Significant step forward in fixing cruel and unjust past

Green Party of Aotearoa New Zealand

A significant milestone has been reached in the fight to strike an anti-Pasifika and unfair law from the country’s books after Teanau Tuiono’s members’ bill passed its first reading.

“Fairness is at the heart of this Bill. We had a group of New Zealand citizens who had their citizenship recognised and then had their citizenship removed by statute. That is unfair.” says Green Party spokesperson for Pacific Peoples Teanau Tuiono.

Teanau Tuiono’s Restoring Citizenship Removed By Citizenship (Western Samoa) Act 1982 Bill would restore the right to citizenship for people from Western Samoa who were born between 1924 and 1949, fixing a cruel and targeted law from the Muldoon era.

“In 1982, the Government rushed through the Citizenship (Western Samoa) Act to deny New Zealand citizenship to Western Samoans.

“Earlier that year, the Privy Council found that because those born in Western Samoa were treated by New Zealand law as “natural-born British subjects”, they were entitled to New Zealand citizenship when it was first created in 1948. But the Muldoon Government took that right away – choosing to scapegoat a community over the rule of law.

“In March 2003 during the Government, a petition with over 90,000 signatures calling for the law’s repeal was presented to Parliament – but nothing changed.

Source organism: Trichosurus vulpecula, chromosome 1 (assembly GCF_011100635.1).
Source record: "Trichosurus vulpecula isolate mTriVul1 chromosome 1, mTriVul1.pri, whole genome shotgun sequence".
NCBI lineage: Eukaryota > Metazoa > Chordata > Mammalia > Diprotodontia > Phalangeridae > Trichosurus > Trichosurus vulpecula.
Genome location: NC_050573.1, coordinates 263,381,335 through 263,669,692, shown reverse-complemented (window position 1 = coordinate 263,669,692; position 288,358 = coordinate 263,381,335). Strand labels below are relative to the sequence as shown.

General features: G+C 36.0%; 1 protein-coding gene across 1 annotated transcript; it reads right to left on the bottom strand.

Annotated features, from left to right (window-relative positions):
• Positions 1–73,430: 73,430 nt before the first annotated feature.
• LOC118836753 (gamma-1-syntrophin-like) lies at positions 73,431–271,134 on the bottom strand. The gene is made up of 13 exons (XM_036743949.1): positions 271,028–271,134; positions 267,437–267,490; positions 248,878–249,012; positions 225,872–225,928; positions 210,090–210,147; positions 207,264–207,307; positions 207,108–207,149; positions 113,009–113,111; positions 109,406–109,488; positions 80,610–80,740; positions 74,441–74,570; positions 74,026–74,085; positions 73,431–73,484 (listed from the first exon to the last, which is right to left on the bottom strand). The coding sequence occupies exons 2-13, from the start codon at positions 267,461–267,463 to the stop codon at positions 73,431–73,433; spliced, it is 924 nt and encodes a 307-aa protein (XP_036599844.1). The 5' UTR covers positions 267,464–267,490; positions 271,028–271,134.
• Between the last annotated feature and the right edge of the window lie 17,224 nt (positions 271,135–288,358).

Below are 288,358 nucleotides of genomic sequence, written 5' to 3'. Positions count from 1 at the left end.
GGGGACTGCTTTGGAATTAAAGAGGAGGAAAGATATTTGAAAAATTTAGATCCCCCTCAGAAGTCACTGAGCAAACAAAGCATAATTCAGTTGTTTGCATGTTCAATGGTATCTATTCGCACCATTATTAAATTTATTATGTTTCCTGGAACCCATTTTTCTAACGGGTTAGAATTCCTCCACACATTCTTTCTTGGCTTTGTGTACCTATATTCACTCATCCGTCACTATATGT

“There are people alive today who were New Zealand citizens and had this right arbitrarily and egregiously removed through a shameful act. It is well past time to remove this law and put things right, and I’m honoured to have taken a step towards that today.

“I want to acknowledge my brother Faʻanānā Efeso Collins. I wish he was standing in this house today, and his leadership will continue to guide my mahi on this important Bill. This first reading is for him.

“I thank other parties for their support so far and call for continued cooperation to ensure the safe passage of this Bill into law. Together we can reconcile our past and forward as peoples who call the Pacific home,” says Teanau Tuiono.

Additional information:

  • New Zealand citizenship wasn’t created until 1948. Before then, New Zealanders were British subjects
  • At the time citizenship was created, New Zealand was administering present day Samoa (known until 1997 as Western Samoa)
  • In 1982, Falema’i Lesa, a Samoan citizen living in New Zealand, was prosecuted for overstaying. She argued she wasn’t overstaying, as she said she was a New Zealand citizen
  • The Privy Council ruled that, because earlier NZ legislation had treated those born in Western Samoa after 13 May 1924 as “natural-born British subjects” for the purposes of NZ law, that cohort of people received NZ citizenship when NZ established its own citizenship in 1948
  • The Muldoon Government acted swiftly and in 1982 passed the Citizenship (Western Samoa) Act 1982
  • The 1982 Act removed NZ citizenship from those people who, under the earlier NZ legislation, had NZ citizenship because they were born in Western Samoa between 13 May 1924 and 1 January 1949, and those claiming citizenship through those people by descent or marriage
  • The Restoring Citizenship Removed By Citizenship (Western Samoa) Act 1982 would mean that a person whose NZ citizenship was removed by the 1982 Act will be eligible for citizenship as of right, instead of having to go through the standard residency and citizenship application processes.

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